All earthquakes create two main types of waves. The P-wave (also known as the Primary or compressional wave), depending on the magnitude of the quake and the composition of rock layers, will generally travel at approximately 4 to 8 km/second. In comparison, the S-wave or shear wave, travels at roughly 60 percent of the P-wave’s speed, and is responsible for the violent shaking of a quake. The difference in timing of these waves is dependent upon several variables, such as how large a quake is as well as how shallow or deep it is. If shallow, for example, there are only a few seconds between both waves at short distances.
While we have all seen photos of the destruction potential of major earthquakes, much of it is caused by secondary incidents including explosions, gas leaks, water leaks, fires, and damage to bridges. In order to find a potential way to mitigate this secondary damage, information beyond the P and S waves typically used, is necessary.
Secondary Disaster Mitigation with Spectral Intensity
Spectrum or spectral intensity (SI) is the use of the spectral velocity curve or a velocity response spectrum, integrated between periods of 0.1 to 2.5 seconds. SI is used as a means to ascertain the response of structures to ground motion. In areas prone to major earthquake activity, the SI value correlates closely, for example, with the seismic intensity scale of Japan rather than the use of maximum acceleration values. The seismic scale – used in Japan and Taiwan – measures earthquake seismic intensity, or the degree of shaking. The result of using SI is the ability to make judgments that accurately reflect structural damage.
A Revolutionary Seismic Sensor Solution
In response to the need to reduce secondary seismic damage, especially in the Internet of Things (IoT) and Industrial Internet of Things (IIoT) space, Omron expanded its vibration sensor portfolio to include the D7S. Omron is the first component company to create this application-specific earthquake detection device. The D7S is the world’s smallest class size and high-precision seismic sensor designed to be mounted inside a variety of devices. With I2C communication protocol the D7S can inform safety devices to activate or even communicate to a central utility location to shut down any gas, water or power lines.
FHere is a good look at the range of safety services performed by the D7S vibration sensor from Omron in the event of an earthquake.
The D7S features high-detection precision, and ultra-low power consumption through 3-axis acceleration sensors and a unique SI value calculation algorithm. At only 9.8 mm x 10.9 mm, the seismic sensor is easily embedded into a variety of devices. Fifty to 100 devices can be linked together in a network so that they communicate with a networked device, pinpointing the exact location of the earthquake epicenter.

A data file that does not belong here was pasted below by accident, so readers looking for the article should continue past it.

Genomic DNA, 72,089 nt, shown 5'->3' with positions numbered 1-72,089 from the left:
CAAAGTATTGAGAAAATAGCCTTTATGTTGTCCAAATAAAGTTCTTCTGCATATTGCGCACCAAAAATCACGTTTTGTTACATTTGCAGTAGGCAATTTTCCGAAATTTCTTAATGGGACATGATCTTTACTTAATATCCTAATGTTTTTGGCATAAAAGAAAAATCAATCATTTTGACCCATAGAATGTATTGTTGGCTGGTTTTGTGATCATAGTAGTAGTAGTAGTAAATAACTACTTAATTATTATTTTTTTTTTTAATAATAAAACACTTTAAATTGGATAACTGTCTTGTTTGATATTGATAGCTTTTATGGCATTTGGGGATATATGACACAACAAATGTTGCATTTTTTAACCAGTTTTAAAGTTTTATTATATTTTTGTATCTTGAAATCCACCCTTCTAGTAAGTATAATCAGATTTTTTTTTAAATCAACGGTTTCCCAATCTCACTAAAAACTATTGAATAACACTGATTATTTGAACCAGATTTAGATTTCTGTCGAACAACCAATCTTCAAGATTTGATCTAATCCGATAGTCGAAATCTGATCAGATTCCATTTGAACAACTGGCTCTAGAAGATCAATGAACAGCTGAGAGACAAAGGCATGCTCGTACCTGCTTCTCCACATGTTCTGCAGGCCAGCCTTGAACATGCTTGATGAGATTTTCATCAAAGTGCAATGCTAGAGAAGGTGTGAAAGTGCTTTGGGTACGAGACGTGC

Detecting the S Wave Can Help Mitigate Damage
In Japan, where earthquakes are both prevalent and severe, gas companies are adopting D7S sensors to rapidly detect quakes and shut down gas lines to prevent explosions and fires.
Given the two seismic P and S waves, once the sensors detect the S wave, information is provided to another device to automatically shut down hazardous equipment connections as appropriate, and also communicate to emergency services. The split seconds that may exist from detection of the S wave to damage is extremely important in delivering human, building and equipment safety.
Features of the D7S include:
- The use of the SI value provides a high-precision judgment of seismic intensity.
- The MEMS 3-axis acceleration sensor combined with OMRON’s SI value calculation algorithm enable surface-mountable compact modules and ultra-low power consumption.
- There is a higher degree of freedom for incorporation into devices and prolonged battery power operation.
- The shutoff output terminal (INT1) operates equally to a conventional mechanical vibration sensor, ensuring compatibility with mechanical vibration sensors.
- The I2C interface provides for changes in settings with communications from external devices, as well as receiving earthquake-related information from the sensor.
- The D7S sensor replaces bulky seismic sensing solutions that can be difficult to implement.
The D7S features such components as a microprocessor that calculates the SI value from the sequence of acceleration data. The MPU also controls the D7S including I2C communications. An accelerometer reads the vibration and delivers the digital data to the MPU. A voltage regulator regulates the supply voltage. The D7S specification of input voltage is 3.3 - 5.0 V, however the MPU and accelerometer operate only under 3.3 V. The voltage regulator controls the input voltage into constant voltage 2.0 V. Finally, a capacitor reduces the electrical noise on the D7S.
There are a variety of applications for the D7S vibration sensor. It can prevent secondary damage in such industry segments as semiconductors, FPD, machine tools, control panels, incinerators and printers. The D7S can shut off and stop the operation of hazardous devices in chemical plants and distribution plants, as well as in homes and home appliances such as heaters, gas stoves and fire prevention systems. It is used in electricity meters, gas meters, expressways, bridges, tunnels and railroads.
OMRON’s D7S takes advantage of the interval from earthquake detection to the potential for severe damage. Given its small size, high performance, high-detection precision and ultra-low power consumption, this application-specific earthquake detection device enables companies and individuals to deal with the damage from the earthquake, but without the even-more hazardous secondary damage including fire and explosion.
This cost-effective solution is fast and easy to implement, taking advantage of the crucial seconds available that can be used for mitigation, and is the smallest high-precision seismic sensor available today.